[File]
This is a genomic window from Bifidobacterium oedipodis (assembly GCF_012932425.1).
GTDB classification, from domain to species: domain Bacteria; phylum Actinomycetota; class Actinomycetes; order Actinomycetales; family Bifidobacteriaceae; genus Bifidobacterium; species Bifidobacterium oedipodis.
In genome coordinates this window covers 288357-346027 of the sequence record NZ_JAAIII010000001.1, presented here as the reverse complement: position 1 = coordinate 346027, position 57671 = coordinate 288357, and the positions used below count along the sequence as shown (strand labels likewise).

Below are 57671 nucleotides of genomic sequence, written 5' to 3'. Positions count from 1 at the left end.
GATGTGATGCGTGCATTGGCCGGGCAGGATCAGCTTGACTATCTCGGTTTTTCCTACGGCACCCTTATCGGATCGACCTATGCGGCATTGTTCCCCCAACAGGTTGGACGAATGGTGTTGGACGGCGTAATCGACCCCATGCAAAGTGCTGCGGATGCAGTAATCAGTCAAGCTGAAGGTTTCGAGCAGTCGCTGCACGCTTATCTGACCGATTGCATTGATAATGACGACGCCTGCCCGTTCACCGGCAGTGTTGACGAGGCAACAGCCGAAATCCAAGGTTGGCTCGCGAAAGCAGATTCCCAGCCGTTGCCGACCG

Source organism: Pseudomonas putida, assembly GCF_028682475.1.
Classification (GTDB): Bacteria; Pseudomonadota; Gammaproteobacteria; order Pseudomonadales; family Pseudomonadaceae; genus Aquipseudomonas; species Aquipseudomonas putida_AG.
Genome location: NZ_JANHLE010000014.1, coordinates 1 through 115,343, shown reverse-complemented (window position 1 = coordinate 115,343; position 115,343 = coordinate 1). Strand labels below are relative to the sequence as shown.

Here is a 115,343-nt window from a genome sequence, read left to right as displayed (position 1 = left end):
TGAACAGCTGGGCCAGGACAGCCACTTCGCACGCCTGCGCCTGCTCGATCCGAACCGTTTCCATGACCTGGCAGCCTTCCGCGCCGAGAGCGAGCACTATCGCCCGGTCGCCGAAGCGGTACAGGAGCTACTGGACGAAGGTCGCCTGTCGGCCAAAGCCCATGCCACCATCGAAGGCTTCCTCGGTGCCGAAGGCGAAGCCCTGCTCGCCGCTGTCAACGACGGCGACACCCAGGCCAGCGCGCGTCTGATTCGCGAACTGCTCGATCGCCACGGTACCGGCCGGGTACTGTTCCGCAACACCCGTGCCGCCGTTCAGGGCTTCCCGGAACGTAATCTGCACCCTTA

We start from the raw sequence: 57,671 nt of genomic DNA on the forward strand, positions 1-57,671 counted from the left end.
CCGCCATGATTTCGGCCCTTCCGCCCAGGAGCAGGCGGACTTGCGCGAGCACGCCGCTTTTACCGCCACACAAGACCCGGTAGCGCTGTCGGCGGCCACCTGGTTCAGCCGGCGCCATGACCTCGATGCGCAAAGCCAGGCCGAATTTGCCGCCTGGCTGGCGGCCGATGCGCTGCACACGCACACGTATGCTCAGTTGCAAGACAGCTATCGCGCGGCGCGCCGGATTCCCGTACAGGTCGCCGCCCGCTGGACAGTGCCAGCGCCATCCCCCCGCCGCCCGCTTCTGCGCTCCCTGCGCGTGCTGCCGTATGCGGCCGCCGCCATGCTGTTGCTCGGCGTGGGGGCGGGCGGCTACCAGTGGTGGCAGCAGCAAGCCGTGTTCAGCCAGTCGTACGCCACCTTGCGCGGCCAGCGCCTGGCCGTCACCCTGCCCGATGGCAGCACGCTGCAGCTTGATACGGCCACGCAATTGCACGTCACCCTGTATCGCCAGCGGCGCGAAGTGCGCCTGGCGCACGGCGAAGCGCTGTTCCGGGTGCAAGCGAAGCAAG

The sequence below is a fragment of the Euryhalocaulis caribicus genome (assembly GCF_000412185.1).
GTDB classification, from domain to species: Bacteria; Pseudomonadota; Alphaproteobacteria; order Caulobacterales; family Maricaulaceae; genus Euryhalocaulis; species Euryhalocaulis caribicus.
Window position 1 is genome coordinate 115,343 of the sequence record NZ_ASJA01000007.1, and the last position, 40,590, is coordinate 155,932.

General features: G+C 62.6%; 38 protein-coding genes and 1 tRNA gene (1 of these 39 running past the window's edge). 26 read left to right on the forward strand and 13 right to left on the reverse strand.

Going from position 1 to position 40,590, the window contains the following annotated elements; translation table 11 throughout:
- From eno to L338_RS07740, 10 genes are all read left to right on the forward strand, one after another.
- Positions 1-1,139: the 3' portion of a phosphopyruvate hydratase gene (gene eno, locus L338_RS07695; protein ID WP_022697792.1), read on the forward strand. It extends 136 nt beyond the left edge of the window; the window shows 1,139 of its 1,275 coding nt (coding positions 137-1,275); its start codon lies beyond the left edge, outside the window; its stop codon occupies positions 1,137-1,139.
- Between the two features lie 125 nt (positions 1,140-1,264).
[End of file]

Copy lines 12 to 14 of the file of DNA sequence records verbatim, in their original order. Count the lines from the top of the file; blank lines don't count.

CCGCCATGATTTCGGCCCTTCCGCCCAGGAGCAGGCGGACTTGCGCGAGCACGCCGCTTTTACCGCCACACAAGACCCGGTAGCGCTGTCGGCGGCCACCTGGTTCAGCCGGCGCCATGACCTCGATGCGCAAAGCCAGGCCGAATTTGCCGCCTGGCTGGCGGCCGATGCGCTGCACACGCACACGTATGCTCAGTTGCAAGACAGCTATCGCGCGGCGCGCCGGATTCCCGTACAGGTCGCCGCCCGCTGGACAGTGCCAGCGCCATCCCCCCGCCGCCCGCTTCTGCGCTCCCTGCGCGTGCTGCCGTATGCGGCCGCCGCCATGCTGTTGCTCGGCGTGGGGGCGGGCGGCTACCAGTGGTGGCAGCAGCAAGCCGTGTTCAGCCAGTCGTACGCCACCTTGCGCGGCCAGCGCCTGGCCGTCACCCTGCCCGATGGCAGCACGCTGCAGCTTGATACGGCCACGCAATTGCACGTCACCCTGTATCGCCAGCGGCGCGAAGTGCGCCTGGCGCACGGCGAAGCGCTGTTCCGGGTGCAAGCGAAGCAAG

The sequence below is a fragment of the Euryhalocaulis caribicus genome (assembly GCF_000412185.1).
GTDB classification, from domain to species: Bacteria; Pseudomonadota; Alphaproteobacteria; order Caulobacterales; family Maricaulaceae; genus Euryhalocaulis; species Euryhalocaulis caribicus.